If you do decide to go to a fitness center, look for open air gyms, like CrossFit garage gyms, which have better ventilation, Rademacher says. “Be sure to wear a mask, avoid touching your face, and wash your hands frequently,” Holland says. Your gym should limit the number of people working out at one time, require gym-goers to wear masks, and sanitize after each person uses a piece of equipment.


Take Smart Steps to Stay Healthy

Simply exercising regularly can help your immune system function at its best. Exercising boosts activity in white blood cells that help fight bacteria and viruses. It also eases inflammation that contributes to short-term illnesses like colds and the flu, as well as chronic conditions.

Remember that all activity adds up. Studies show that three 10-minute bouts of exercise have the same benefits as one continuous 30-minute session,” Holland says. “You don’t have to go to the gym and you certainly don’t have to exercise for an hour for it to be worthwhile.”  

Even so, there’s more you can do to stay healthy this season. Simple moves to reduce your odds of getting sick include:

  • Squash stress. Chronic stress decreases virus-fighting antibodies and weakens your resistance to infection. “Meditation, deep breathing, and even hanging out with friends and family or doing relaxing activities you enjoy can reduce stress,” Wickham says.
  • Eat more whole foods. “A diet full of fruits, vegetables, and whole grains contains nutrients that help with immunity, like vitamin C, B vitamins, selenium, and zinc,” says Alka Gupta, MD, co-director of Integrative Health and Wellbeing at Weill Cornell Medicine and NewYork-Presbyterian.
  • Ask your doctor about vitamin D. The nutrient helps your immune system, which may be why low levels have been linked to severe COVID-19 symptoms. If blood tests show you’re low on D or if you live in a cold climate where you don’t get a lot of D-stimulating sunlight during the winter, ask your doctor about taking a daily supplement.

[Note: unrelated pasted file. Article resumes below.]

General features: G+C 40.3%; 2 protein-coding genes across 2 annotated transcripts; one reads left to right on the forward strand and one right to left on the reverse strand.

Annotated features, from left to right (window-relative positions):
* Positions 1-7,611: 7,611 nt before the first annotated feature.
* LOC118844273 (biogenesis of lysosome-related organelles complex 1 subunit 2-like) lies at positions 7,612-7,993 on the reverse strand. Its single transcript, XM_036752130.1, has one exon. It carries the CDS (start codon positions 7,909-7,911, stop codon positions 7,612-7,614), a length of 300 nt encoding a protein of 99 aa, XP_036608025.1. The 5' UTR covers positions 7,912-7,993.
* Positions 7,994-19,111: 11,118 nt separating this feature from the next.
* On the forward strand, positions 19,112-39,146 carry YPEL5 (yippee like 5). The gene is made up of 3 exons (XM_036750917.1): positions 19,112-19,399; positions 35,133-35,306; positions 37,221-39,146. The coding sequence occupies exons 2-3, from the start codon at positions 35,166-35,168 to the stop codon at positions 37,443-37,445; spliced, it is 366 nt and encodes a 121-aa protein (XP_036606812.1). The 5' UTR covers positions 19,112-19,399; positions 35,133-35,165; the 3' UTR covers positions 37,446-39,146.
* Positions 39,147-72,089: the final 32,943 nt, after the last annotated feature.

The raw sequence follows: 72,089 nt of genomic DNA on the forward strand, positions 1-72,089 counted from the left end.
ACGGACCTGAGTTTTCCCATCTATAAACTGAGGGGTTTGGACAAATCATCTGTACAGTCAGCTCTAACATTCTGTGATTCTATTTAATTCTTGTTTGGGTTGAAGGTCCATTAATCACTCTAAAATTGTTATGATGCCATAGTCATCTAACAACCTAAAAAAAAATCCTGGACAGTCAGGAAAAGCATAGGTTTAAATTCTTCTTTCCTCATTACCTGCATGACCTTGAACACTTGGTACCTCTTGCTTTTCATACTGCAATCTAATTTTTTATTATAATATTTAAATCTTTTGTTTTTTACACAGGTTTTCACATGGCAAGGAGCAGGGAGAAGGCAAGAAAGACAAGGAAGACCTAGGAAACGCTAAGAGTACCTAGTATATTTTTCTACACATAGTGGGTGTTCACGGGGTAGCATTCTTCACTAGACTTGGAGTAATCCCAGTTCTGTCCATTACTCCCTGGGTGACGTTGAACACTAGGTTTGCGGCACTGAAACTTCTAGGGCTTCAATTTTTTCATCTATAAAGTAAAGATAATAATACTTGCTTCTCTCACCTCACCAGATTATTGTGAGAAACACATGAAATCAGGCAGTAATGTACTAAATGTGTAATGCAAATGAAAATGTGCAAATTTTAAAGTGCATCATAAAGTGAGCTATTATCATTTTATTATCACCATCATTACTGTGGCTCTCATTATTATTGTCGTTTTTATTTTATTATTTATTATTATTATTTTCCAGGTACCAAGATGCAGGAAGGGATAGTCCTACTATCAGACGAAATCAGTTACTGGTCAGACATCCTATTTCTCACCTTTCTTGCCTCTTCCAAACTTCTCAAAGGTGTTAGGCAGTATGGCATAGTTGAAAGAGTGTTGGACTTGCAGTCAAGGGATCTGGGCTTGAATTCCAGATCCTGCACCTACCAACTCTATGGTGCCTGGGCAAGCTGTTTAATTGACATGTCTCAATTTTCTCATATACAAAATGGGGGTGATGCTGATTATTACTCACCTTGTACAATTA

• Hit the hay. If you’re not getting enough sleep, you’re more likely to get sick when you’re exposed to a virus. Lack of sleep makes it harder to recover from illness, too.
  • Get a flu shot. The flu vaccine is never 100% effective. But if you do get the flu after you’ve been vaccinated, your symptoms are more likely to be mild. You’re also less likely to suffer from serious compilations, like pneumonia. What’s more, getting the shot reduces your odds of passing the flu to babies, older adults, and anyone with a compromised immune system.
WebMD Feature


Tom Holland, CEO, founder, TeamHolland LLC; author, The Micro Workout Plan, Darien, CT.

Alka Gupta, MD, co-director, Integrative Health and Wellbeing, Weill Cornell Medicine and New York-Presbyterian, New York, NY.

Ashley Rademacher, founder, Swift, Austin, TX.

William Schaffner, MD, professor, Division of Infectious Diseases, Vanderbilt University, Nashville, TN.

Grayson Wickham, DPT, founder, Lux Physical Therapy and Performance, New York.

Epidemiology and Prevention: “Long-term Leisure-time Physical Activity and Serum Metabolome.”

Sports Medicine: “Physical activity and feelings of energy and fatigue: epidemiological evidence.”

PLOS One: “Vitamin D sufficiency, a serum 25-hydroxyvitamin D at least 30 ng/mL reduced risk for adverse clinical outcomes in patients with COVID-19 infection.”

University of Florida Health: “Exercise and Immunity.”

American College of Sports Medicine: “Exercise, Immunity and the COVID-19 Pandemic.”